Friendships: The Ever-Changing Seasons

I envy kids. With their carefree attitudes and ability to befriend any other kid hanging out in the park that day. I envy kids because they’re so innocent that they don’t see what’s about to happen to them. Grown-ups have a tough time making friends. I mean real, genuine friends. As an adult, I’ve become less willing to just befriend anyone. What happened to my childlike innocence?

Every year I get older it seems like it’s getting to be more and more difficult to make real friends. My sister once told me, “Every friendship has a season”. Back then, it was something said to give me comfort in the fact that I was losing a close friend. At one time, this friend was perfect and new like spring. We had our sunny summer where we laughed about everything and cried about nothing. Fall came and our relationship matured as we giggled less, but really got to know each other. Then winter hit and we stopped being friends. The shame about a seasonal friendship is that I’m starting to see my friends change seasons more than I’d like them to.

There are so many people we run into every day. I get confused even with co-workers and the level of our friendship. Often times, I meet someone at church and though we have a great chat, I could run into that person again in public and we’d avoid talking. The people I see every day, they’re not friends. They’re just acquaintances I guess.

At the Bulk Market last week, I chatted with the owner and her cashier. I see them every time I go shopping, so I guess I would say I’ve become a regular in their store. Later in the week, I saw the cashier on the tube. She was sitting directly across from me. Now, Kid Aly would have pipped up and said ‘hello’. However, Adult Aly hid behind her phone avoiding eye contact. I wasn’t in the mood for small talk and I had a long day, can you blame me? Yet, would it really hurt if I said hello? She may have needed it.

In London, there are so many people that my attitude has become “I’ll never see that person again”. Ironically enough, I met a women about six months ago at a festival show and she didn’t tell me her name until three hours after we had been talking. She got up and said, “I guess I didn’t feel the need to give you my name since we’ll never see each other again.” I mean, she was right. I’ve forgotten her name and what she looks like, so the chances of us meeting again are slim.

So, I guess what bugs me the most is that even though we meet dozens of people throughout the week, how come none of them stick?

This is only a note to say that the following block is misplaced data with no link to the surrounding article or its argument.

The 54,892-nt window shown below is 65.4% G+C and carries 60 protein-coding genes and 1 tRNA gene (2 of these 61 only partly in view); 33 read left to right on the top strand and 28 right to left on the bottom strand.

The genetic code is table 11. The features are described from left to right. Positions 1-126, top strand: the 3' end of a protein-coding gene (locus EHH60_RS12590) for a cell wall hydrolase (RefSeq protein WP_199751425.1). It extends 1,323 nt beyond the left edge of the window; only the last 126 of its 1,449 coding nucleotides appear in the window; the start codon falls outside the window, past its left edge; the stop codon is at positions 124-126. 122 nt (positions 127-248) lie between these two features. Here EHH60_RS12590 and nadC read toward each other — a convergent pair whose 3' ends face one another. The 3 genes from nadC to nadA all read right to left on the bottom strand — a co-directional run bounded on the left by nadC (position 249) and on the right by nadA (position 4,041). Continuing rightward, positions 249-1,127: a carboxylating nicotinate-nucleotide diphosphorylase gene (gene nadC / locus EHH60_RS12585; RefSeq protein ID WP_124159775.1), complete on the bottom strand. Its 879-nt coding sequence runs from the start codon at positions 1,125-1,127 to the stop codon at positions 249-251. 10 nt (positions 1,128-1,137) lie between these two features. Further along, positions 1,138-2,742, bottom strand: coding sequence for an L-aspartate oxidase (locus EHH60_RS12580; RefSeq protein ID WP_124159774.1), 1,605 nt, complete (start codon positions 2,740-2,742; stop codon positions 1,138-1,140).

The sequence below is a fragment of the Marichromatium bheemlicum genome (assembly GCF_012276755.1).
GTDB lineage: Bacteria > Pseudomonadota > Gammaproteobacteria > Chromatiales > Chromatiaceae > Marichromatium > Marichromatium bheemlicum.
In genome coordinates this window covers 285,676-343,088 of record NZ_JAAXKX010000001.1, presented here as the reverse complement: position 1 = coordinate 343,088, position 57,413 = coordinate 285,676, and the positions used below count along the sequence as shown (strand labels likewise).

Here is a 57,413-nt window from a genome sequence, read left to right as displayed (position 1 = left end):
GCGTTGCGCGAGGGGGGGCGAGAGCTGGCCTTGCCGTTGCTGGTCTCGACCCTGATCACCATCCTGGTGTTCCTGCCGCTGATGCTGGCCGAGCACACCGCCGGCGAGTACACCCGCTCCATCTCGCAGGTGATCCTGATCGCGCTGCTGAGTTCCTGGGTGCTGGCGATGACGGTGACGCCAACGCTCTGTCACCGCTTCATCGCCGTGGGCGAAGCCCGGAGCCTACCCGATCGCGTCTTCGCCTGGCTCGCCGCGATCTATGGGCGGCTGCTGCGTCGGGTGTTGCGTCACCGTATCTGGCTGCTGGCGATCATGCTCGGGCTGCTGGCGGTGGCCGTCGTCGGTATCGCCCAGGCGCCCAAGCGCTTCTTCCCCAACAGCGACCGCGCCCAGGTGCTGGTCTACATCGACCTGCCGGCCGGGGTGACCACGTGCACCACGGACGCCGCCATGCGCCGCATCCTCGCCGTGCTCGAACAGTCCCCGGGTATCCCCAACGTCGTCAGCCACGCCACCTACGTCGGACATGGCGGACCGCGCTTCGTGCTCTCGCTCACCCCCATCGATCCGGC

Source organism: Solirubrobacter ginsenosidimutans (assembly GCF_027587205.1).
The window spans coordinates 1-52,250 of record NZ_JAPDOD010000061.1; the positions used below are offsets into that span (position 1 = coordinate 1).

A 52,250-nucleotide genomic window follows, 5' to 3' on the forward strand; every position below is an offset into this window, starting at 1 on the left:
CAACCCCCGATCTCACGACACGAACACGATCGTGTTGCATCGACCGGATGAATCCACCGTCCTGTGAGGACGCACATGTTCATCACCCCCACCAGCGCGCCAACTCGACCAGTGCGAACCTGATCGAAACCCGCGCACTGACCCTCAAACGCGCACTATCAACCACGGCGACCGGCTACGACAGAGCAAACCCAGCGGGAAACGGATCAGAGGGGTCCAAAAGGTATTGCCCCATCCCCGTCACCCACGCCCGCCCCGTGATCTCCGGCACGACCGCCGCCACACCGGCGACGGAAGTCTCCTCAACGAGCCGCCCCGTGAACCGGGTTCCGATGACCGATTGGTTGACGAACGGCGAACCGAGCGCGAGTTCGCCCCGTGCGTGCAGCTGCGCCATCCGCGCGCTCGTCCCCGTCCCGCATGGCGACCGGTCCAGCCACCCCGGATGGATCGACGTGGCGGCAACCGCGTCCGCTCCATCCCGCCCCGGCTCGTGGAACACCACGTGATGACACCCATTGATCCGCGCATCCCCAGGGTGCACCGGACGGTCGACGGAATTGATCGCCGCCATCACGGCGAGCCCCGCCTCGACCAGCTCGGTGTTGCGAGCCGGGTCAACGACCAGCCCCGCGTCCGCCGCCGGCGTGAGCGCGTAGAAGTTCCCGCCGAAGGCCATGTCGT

Lately, I have noticed the friends who walk in and out of my life. The ones I’ve met at Alpha, at a theatre show or even past friends have been slowly going away. Planning a wedding has actually shown us who our friends are in life. I’ve noticed the ones who are overly eager about getting to know me have a higher chance of slowly disappearing.

Just when I’ve started to question all that I know about my friendships, something special comes along. This weekend, my friend organized a hen-do night out for me. (Note: Hen-do is the UK equivalent to a bachelorette party. You with me? Cool. Moving on.) It was just six of us out for a night in Covent Garden—there were awesome drinks, delicious food, and salsa-like dancing. At one point, we were upstairs at the salsa bar, sitting around and playing a few games/talking. It was then that I really took in how awesome the night had become. No one was drunk, falling over or even bored. Everyone was really cool. All I could think was that I have some really awesome people in my life! These people, who I hardly get to see, these are friends.

I like to think that I’m lucky. Lucky enough to have a family who loves me, a best friend who is always there for me and a partner who stands by my side every day. Now I know, it’s not that simple. I’ve got more people out there by my side, even though I don’t get to see them all on regular basis. I’ve got long-term, stable friends. What more could I ask for?

I think my sister was right with her concept of seasonal friends, but there is one tiny flaw in that idea. I don’t think everyone is seasonal. I believe there are some friends who fill a temporary void of loneliness. More importantly, I believe there are friends out there who will always come around for a dinner, a night out at a show or just to hang out at home. Not all friends are seasonal. Some are friends for life.

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